This week we hear from Abbianca Makoni, a 22-year old journalist who, after completing a four-year apprenticeship at the the Evening Standard, decided to go it alone with own online publication Awallprintss. It shares the voices and stories of under-reported communities around the world, as well as platforming the creative work of different groups across culture, news, arts, music and more. 

In the news roundup we discuss whether publishers need an exit strategy from social media as a whole, Nick Clegg’s appointment to the inner circle of Meta, and Condé Nast posting its first profit in years.

The full transcript will be live here shortly, but for now, here are some highlights:

Getting into journalism via an apprenticeship

When I realised, ‘Oh, I want to be a journalist, I want to do this full time,” I had originally applied to go to university. I was doing my work experience here and there, trying to report for local radio stations while still in school. And I just loved it so much, that part of me just felt like, what if I could just get straight into it? Why do I have to go through the uni route? Because I’m a practical learner as well.

It wasn’t until after my A levels, during that summer period, where I’d been doing more work experience and writing for local publications that I just started searching around the different ways to get into the industry. And that’s when, of course, I came across more apprenticeships and traineeships, which they hadn’t really spoken about at school, actually, because it was so uni-focused. And I was like, “You know what, this is great. I would really love to go down this route.”

Thankfully, I came across the Evening Standard’s opportunity. And funnily enough, it was on the deadline week, and I was like, “Oh, my gosh, I’ve left it too late.” But I sent over my CV – because I had been doing lots of work experience beforehand, and just writing for various people – and then I got the gig thankfully.

Starting Awallprintss

I independently worked on this investigative documentary that was about girls and women being coerced into gangs here in the UK. So I worked on that with a producer friend who was also a camera man, just a two man team! It’s called GXNG GIRLS.

The reception we had from that documentary was just amazing. We spoke to victims, survivors, former gang members, politicians. It was very solution journalism focused. And we had quite a few people, former victims themselves saying like, “This is a really powerful documentary. Thank you for making this, would love more, especially from the perspective of young reporters and just how you’ve done it basically.”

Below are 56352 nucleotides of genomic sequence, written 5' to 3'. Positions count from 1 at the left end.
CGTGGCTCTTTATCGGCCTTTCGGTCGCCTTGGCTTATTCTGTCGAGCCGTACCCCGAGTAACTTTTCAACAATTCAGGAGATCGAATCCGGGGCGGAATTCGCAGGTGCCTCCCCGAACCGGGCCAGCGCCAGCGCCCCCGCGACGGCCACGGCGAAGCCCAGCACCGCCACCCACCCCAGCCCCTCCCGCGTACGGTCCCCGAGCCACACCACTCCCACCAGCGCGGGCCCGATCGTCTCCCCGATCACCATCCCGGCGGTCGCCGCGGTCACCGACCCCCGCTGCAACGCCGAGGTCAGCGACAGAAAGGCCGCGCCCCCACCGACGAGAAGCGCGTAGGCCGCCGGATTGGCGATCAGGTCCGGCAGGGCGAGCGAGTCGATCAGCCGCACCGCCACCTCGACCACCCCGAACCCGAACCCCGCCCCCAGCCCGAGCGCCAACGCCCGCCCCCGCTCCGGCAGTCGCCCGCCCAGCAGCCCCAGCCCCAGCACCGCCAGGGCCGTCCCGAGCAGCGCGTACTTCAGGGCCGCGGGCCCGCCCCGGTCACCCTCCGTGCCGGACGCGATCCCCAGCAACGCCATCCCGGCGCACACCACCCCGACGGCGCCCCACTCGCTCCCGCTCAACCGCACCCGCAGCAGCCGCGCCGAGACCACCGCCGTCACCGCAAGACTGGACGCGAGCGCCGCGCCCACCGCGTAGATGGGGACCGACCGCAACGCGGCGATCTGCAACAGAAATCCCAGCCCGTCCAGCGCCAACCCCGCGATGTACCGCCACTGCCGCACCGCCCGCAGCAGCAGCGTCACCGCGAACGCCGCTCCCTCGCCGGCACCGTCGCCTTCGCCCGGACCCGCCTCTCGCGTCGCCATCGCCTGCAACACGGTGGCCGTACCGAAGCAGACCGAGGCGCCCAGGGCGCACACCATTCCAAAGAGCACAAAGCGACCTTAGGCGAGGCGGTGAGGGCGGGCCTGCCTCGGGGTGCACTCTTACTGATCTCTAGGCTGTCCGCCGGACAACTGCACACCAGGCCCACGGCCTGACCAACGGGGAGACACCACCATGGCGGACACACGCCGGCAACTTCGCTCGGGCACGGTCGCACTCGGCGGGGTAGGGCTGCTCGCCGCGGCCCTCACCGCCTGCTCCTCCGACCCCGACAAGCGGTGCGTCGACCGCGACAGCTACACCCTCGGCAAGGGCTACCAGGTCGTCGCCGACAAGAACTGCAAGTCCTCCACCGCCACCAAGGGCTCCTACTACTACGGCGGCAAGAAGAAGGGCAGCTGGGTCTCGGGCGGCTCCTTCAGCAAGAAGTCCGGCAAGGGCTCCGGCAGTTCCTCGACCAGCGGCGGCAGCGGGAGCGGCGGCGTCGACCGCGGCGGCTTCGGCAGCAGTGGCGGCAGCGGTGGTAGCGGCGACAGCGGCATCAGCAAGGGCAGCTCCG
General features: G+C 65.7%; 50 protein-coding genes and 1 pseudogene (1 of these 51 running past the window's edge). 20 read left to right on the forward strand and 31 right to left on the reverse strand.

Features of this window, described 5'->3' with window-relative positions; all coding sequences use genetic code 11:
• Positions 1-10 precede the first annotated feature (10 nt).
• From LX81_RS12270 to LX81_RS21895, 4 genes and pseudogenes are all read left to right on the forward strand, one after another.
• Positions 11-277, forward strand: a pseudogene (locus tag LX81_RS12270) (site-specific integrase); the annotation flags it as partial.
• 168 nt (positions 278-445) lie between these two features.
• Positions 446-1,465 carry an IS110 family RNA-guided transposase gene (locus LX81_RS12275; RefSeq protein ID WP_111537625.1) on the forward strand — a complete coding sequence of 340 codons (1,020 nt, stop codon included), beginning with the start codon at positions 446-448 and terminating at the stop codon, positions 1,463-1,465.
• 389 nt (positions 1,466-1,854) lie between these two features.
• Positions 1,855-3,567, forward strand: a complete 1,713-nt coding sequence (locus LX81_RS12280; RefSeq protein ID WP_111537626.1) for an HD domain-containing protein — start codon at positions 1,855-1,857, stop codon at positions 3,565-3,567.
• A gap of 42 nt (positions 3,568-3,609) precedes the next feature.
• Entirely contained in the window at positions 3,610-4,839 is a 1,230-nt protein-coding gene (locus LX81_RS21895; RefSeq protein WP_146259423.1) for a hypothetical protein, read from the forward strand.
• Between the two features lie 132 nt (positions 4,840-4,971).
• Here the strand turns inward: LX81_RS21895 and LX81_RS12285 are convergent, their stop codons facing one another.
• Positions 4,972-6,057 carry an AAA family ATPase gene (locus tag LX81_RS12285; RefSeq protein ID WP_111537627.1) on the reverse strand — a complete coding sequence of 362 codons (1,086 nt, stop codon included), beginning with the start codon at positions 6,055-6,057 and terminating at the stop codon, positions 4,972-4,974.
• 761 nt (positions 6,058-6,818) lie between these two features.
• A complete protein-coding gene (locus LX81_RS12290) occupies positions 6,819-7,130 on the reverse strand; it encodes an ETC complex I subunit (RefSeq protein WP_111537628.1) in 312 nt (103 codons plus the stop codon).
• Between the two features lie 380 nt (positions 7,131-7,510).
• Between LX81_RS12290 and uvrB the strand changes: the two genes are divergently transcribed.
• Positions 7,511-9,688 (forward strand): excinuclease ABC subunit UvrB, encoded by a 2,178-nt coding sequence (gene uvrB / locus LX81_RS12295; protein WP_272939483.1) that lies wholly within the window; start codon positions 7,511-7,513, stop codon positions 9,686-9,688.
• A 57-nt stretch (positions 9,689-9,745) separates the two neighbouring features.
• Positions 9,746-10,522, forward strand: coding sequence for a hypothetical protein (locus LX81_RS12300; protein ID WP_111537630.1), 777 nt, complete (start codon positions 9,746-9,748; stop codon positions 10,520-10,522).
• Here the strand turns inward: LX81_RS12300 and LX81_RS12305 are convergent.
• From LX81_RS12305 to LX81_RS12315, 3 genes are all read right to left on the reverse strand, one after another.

I think from there, I just had this itch. Like you know what, I generally enjoyed this as well and just really digging deep and investigating. And I guess that’s where the thought of potentially starting a publication where it’s focused on really in-depth journalism came from.

A global focus

We try to really report on the underreported stories, or if it has been reported by mainstream media, how can we dig a bit deeper, or find the angles that maybe hasn’t been explored, or has been explored by not much in depth?

For example, with one story we worked on about the rise of crystal meth in South Africa. So we do it in a package. So first part of the story is the issue, how it’s impacting people. And then the second part is, Okay, what is actually being done to try to combat this issue? What are the organisations during, what are the struggles they are experiencing? Still in our story format and as a feature piece, but we’re actually telling the readers, that was the problem. This is how people are trying to solve it. And then the third part is, Okay, but you’ve been trying to solve it, why is it not working? Is the policy a bit messed up? What’s happening, has the government got something to do with it?

So that’s what we mean when we say solutions journalism, because I guess that’s what we can do in our capacity at the moment. We can’t actually launch campaigns and so forth. But hopefully that’s something we’ll do in the long term.

What the younger generation actually wants to read

We made it clear that we focus on upper Gen Z and crossover to millennials, because our readers as well are millennials and our content definitely, I don’t think nine year olds would be reading that. But I feel like sometimes mainstream media does perhaps overemphasise on certain content with the assumption that Gen Z’s will want to read this.